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Hawai’i is a place that is inextricably linked to and woven into surf culture.

Historically, culturally, and within the sport itself, “surf” and “Hawai’i” are nearly synonymous terms, and there is an overwhelming sense of familiarity between the surf industry and the famed island chain…however, that familiarity tends to only scratch the surface of what surfing in Hawai’i is really all about—and all of the tradition, meaning, and stories that come with that.

First things first, we knew we’d need the right guide—someone whose personal connection to the islands would work as the key to help open broader conversations, and spark further curiosity and understanding of the complex experience that is surf in Hawai’i.

We knew Mahina Florence was the one for the job.

Coming from a legendary family of watermen and women, Mahina’s knowledge and personal experience as a surfer and daughter of Hawai’i make her the perfect host to take us on this journey to learn a little bit more about one of surfing’s most iconic locations and some of the women behind it.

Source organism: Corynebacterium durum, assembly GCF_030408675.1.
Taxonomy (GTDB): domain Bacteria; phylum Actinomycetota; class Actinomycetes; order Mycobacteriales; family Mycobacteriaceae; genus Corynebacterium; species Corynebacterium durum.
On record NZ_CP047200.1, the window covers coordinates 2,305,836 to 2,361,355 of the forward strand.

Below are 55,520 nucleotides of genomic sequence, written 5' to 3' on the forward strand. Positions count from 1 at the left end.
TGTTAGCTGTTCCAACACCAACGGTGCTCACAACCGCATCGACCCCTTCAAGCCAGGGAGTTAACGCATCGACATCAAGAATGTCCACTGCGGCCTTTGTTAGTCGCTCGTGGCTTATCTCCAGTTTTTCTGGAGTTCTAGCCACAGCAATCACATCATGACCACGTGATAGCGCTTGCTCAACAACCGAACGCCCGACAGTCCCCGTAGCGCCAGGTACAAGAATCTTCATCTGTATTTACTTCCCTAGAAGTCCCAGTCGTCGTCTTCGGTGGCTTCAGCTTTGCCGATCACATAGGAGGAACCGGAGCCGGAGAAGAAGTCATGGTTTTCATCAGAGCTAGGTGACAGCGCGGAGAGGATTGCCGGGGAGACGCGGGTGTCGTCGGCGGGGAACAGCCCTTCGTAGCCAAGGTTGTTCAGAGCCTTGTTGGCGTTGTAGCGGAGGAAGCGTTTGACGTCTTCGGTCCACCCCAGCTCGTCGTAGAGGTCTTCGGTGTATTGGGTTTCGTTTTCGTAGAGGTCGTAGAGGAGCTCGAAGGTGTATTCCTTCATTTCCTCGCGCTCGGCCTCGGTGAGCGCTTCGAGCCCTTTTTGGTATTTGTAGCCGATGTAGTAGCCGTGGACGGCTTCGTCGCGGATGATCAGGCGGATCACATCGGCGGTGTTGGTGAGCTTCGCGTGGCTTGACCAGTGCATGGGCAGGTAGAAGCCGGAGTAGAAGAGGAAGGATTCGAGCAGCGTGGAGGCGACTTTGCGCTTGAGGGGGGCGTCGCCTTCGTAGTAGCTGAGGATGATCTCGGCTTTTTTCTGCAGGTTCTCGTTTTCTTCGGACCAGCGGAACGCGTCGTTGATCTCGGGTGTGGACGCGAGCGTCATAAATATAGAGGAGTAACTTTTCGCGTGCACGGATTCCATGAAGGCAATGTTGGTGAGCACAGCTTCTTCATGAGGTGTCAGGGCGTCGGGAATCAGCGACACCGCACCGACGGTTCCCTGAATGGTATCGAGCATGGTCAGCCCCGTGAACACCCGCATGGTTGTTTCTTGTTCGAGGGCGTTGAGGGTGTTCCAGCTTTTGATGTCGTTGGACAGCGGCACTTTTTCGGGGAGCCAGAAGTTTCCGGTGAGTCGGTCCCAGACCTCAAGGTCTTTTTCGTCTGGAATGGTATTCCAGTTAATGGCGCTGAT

We’ll start on the West Side with water woman Ha’a Keaulana (front page) and professional surfer Alessa Holloway (formerly Quizon).

After that we’ll make a stop at the famed beaches of the North Shore to meet up with Billabong WCT surfer Luana Silva and end at Waikīkī to learn more about surf school with Tammy Moniz.

With identity closely linked to tradition, these women’s experiences and stories serve as powerful portrayals of the meaning that surfing can bring to one’s life, and how their relationship to surfing in Hawai’i specifically, has played big role in understanding who they are.



DOP: ANDREW SCHOENER @andrew_schoener






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